About Harlon’s Journey


I grew up in Streetsville when it was a farm town and I used to pick strawberries where Highway 407 is now.  Being young and gay and understanding and exploring my sexuality was difficult, I had no role models and there was little support at the time.  I was afraid that I would grow old and lonely or I would get beaten up.  The former hasn’t happened, the latter did, but as we say in the gay world “I will survive”.

I went to the University of Waterloo and started my studies in Mathematics.  Who knows what they want to do with their life when they are 19?  I had more important things on my mind, like managing my acne.

I switched to Economics in which I earned a B.A. in 1987.

Then I moved to Vancouver to find myself.  The same year I learned I was HIV+.  At that time, the realistic prognosis was two years at best then a horrific death with visions of people carrying signs that said AIDS was a punishment from God.  If there is a God, she expresses herself through nature.  The signs didn’t make much sense to me but the outfits the people were wearing that carried them did.  My doctor at that time told me to make the most of the time left.

That’s what I have been doing ever since.

Then I backpacked through Africa for six months in 1989 from Cairo to Capetown.

I moved to New Orleans for a year because I wanted to write a book.  I worked as a bartender, and I thought I would become an author, the lovechild of Anne Rice and Tennessee Williams.

I moved back to Toronto and was living to die, but I didn’t die.

So I would take on bilingual customer service jobs at call centres that had benefits so that if I got sick I would not be a burden and when I saved enough money, I would travel some more.

In my late 30s it occurred to me, fuck, I am not dead yet. I returned to school to explore my passions and began by studying Zoology at the University of Toronto and finished with a Master’s in Forest Conservation.  I did my research on the South Island of New Zealand where men are men and sheep are afraid.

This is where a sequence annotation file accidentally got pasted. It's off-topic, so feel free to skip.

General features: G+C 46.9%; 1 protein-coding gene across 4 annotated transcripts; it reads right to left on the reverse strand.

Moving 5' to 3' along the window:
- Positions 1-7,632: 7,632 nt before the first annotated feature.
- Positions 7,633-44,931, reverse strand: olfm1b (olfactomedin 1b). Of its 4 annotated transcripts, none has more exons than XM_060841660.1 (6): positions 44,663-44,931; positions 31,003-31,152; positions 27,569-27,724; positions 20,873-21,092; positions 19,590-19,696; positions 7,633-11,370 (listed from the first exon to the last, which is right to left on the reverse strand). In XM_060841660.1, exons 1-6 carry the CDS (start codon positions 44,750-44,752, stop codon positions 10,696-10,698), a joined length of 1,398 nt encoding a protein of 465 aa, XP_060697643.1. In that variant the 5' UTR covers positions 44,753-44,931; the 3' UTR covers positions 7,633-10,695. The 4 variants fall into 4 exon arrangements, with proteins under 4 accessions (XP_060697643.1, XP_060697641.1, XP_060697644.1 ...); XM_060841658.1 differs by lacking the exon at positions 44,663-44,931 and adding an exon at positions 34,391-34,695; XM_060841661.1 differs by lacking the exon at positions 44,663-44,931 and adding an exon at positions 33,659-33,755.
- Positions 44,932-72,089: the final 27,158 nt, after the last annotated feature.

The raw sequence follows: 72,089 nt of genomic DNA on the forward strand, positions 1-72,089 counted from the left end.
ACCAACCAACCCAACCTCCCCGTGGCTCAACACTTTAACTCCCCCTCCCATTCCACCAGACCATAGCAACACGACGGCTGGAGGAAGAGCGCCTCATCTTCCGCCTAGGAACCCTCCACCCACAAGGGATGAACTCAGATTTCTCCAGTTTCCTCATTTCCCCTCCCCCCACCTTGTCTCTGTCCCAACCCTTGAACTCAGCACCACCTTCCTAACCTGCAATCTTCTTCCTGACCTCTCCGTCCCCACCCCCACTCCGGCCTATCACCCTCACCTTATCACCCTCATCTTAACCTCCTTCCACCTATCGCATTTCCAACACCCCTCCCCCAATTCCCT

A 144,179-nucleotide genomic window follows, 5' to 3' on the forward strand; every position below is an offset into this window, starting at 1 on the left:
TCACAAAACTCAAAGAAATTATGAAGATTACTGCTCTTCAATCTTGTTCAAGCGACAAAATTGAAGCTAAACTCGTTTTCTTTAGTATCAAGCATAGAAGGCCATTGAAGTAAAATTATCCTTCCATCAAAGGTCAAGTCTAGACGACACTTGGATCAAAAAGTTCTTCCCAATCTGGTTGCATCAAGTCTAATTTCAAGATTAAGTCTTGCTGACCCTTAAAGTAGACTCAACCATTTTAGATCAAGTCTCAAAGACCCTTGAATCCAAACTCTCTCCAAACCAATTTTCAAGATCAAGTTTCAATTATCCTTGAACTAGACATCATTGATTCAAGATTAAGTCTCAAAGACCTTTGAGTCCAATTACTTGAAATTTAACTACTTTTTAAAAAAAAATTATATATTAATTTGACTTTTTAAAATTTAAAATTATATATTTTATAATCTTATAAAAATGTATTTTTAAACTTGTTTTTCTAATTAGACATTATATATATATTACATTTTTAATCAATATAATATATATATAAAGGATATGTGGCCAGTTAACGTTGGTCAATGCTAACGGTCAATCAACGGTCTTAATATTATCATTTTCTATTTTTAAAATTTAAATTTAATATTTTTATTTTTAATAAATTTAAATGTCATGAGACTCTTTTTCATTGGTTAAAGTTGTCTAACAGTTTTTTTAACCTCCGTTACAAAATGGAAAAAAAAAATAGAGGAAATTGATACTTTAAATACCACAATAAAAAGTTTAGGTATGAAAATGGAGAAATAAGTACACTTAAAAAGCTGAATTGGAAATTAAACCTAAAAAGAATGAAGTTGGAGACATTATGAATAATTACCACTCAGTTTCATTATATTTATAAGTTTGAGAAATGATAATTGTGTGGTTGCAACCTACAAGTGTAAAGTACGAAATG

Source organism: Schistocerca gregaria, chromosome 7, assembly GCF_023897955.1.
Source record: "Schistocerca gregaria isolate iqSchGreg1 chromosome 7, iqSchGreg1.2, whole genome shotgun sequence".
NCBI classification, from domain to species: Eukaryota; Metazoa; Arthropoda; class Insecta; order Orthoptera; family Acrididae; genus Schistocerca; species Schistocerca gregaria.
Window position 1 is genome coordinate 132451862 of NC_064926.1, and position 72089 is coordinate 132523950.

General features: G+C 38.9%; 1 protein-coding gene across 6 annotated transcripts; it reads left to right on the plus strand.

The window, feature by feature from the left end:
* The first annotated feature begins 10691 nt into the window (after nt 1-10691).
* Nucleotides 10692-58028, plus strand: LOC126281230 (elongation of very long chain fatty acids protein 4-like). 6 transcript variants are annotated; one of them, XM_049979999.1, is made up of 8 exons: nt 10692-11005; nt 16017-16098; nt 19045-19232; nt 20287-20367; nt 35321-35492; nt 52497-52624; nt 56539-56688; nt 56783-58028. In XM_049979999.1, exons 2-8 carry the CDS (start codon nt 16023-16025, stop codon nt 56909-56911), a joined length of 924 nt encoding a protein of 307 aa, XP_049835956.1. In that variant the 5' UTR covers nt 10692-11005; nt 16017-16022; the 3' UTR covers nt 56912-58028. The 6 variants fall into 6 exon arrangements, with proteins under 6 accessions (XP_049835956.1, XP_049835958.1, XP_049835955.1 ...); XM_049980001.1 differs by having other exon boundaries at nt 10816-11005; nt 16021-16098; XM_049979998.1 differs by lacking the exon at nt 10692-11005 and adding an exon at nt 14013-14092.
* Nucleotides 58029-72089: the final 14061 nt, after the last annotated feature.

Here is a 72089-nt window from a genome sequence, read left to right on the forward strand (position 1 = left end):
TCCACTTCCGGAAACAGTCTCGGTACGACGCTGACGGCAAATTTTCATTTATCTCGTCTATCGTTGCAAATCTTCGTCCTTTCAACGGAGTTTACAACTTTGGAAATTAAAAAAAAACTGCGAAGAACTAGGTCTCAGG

I had the most amazing dog in the world and his name was Otis.  I cleared HCV while doing my Master’s.  I had an extremely difficult time with adverse events from the treatment.  I fainted twice on the Go Train Station platform on my was to classes , I lost 55 lbs and the ability to sleep and for a few days I thought I was Hilary Swank and was trying to find my two Oscars.  Good news is I found my t-ball trophies.

I managed because I had support.  Support from my family, my friends, my classmates, Otis, my nurse, my G.P. and my Liver Specialist.  I respect Doctors and Nurses and my dog was my best friend.

I cleared the virus and I graduated at the same time.  I wanted the forest to be my office.  Instead I ended up as the accidental patient.

In 2007 I was appointed Patient Member on the Ontario Ministry of Health’s Committee to Evaluate Drugs.

Here I am now and I have met so many amazing people, I have seen so many beautiful places.  I couldn’t have done what I have done if it weren’t for support and I also believe in the therapeutic value of hope and laughter.

I am caring by nature and I care about nature.